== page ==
For many students, work consists of negative attitudes related to stress, anxiety, and pressure, effectively establishing work as our “everyday enemy,” But why? What makes a culture of “Ugh, I have to do work” more attractive than a culture that promotes “I’m excited, I get to do my work.”? This may seem far-fetched and unrealistic given the inevitable pressures of deadlines and responsibilities. However, this fairly simple change in mindset, even if it’s small, can directly impact behavior. Considering the omnipresence of burnout, there is a glaring need to bring joy and passion to our work if we want to sustain a healthy work ethic in the long-term. Our aversive attitudes antagonize work, putting us in a state of everlasting misery and struggle. When was the last time you did your work happily?
Even just the concept of working joyfully is foreign in theory, and even more detached in practice. But, it is not impossible nor unrealistic. This perceptual shift is proven psychologically. If someone is making you do work, the locus of control is external to you. If you voluntarily get to do your work, you are intrinsically motivated and have autonomy over your experience. The more autotomy you have, the happier you are proven to feel. It is in our hands to foster interest and love into the work we do. Work-life balance is not something we can find, but rather something we must create with intention. So, the sooner we approach our work with an attitude of passion rather than obligation, the sooner we can rid ourselves of the eternal angst of current work culture.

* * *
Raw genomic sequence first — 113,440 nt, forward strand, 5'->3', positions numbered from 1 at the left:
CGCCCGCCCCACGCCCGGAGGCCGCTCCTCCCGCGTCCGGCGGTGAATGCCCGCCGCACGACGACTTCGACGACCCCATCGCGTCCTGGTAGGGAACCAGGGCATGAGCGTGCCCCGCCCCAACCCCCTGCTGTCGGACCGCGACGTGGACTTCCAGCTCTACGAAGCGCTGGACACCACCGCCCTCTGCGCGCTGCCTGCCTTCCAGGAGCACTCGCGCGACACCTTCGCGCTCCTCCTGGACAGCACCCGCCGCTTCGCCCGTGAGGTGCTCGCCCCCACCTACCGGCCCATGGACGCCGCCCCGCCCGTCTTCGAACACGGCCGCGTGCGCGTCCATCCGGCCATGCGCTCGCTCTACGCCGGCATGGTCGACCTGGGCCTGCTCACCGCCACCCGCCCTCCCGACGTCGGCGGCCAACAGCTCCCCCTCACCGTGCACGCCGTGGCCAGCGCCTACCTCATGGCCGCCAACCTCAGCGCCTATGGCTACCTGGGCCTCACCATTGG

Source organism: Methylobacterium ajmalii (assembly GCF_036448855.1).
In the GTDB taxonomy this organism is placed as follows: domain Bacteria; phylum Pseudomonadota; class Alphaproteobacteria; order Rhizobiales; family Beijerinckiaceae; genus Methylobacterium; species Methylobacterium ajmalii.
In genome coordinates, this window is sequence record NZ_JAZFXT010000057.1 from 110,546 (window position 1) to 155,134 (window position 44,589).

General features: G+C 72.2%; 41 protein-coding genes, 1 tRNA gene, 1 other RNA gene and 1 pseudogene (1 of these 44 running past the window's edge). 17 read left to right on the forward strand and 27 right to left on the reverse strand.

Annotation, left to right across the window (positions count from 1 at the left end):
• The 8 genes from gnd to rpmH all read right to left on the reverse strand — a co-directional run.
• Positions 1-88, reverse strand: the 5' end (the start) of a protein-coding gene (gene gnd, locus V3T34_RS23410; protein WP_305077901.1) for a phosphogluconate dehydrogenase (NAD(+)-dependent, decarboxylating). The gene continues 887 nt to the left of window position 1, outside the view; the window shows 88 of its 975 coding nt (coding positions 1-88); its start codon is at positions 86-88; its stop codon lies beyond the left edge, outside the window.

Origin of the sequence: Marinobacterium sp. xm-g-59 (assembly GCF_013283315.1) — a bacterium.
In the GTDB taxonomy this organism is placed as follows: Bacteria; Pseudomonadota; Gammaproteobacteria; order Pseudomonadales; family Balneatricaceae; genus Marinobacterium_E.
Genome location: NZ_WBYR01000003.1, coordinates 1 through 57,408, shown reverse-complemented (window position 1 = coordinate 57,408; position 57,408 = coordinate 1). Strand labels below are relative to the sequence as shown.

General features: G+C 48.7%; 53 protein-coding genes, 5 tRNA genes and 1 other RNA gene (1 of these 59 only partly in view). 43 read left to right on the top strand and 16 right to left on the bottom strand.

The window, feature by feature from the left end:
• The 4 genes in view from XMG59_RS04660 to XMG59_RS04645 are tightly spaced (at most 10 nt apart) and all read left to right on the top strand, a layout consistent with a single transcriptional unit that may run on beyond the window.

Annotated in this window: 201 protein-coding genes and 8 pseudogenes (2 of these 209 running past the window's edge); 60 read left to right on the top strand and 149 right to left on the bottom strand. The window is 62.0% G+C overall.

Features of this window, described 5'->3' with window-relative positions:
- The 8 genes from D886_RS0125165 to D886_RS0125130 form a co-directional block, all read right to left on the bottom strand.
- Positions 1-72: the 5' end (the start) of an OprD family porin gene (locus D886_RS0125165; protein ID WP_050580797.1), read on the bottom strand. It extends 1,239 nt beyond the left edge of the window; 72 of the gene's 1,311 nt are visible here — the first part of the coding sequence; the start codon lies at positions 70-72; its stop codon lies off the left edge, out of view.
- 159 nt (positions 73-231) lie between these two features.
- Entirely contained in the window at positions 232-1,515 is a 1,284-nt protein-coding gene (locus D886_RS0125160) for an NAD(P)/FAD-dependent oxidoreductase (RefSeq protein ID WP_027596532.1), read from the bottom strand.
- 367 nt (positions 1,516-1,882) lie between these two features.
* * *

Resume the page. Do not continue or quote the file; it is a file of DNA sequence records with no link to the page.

Next, we need to change our definitions of productivity. Academic and extracurricular work is not the only thing that is productive. Working on ourselves, building relationships, and maintaining health and fitness is equally productive. The incomplete nature of our definition of productivity originates from a capitalist mindset. Our current attitude towards productivity stems from the fact that we value what we get or will get paid for. The fact is, we are money-minded, but an economically-motivated attitude alone will not support long-term and holistic wellbeing.
The monetary value or payment that may result from the work we do dictates our definition of that work as worthy or not. Academic and extracurricular work carries the eventual promise of a job which justifies its monetary value. On the other hand, self-care and mental health are not considered productive uses of time because the payoffs are less direct. However, in reality, valuing mental health can indirectly yet significantly contribute to achieving future goals.
As students during a pandemic and in the greater technological era, we must fight for, in the words of Pakes, our “right to disconnect.” We have a right to say no to endless, back-to-back Zoom meetings or to cut ourselves the slack of an extension. We have a right to prioritize our wellbeing, and there is no shame in that. Harvard’s institutional errors in the structure of the wellness days are definitely to blame. Harvard lacks student input, research on mental health, and modeling the practicality of wellness days before implementation. This, without a doubt, contributes to the inefficacy of the wellness days. However, students’ work culture is also to blame. We must begin to value our time and our health, as we are justified in our demands for less screen-time and the need to unplug. First, convince yourself of this — give yourself permission to breathe. Then, convince the people around you until a wellness day can actually be what it is meant to be — for wellness and wellness only.
Image by Benjamin Rascoe is licensed under the Unsplash License.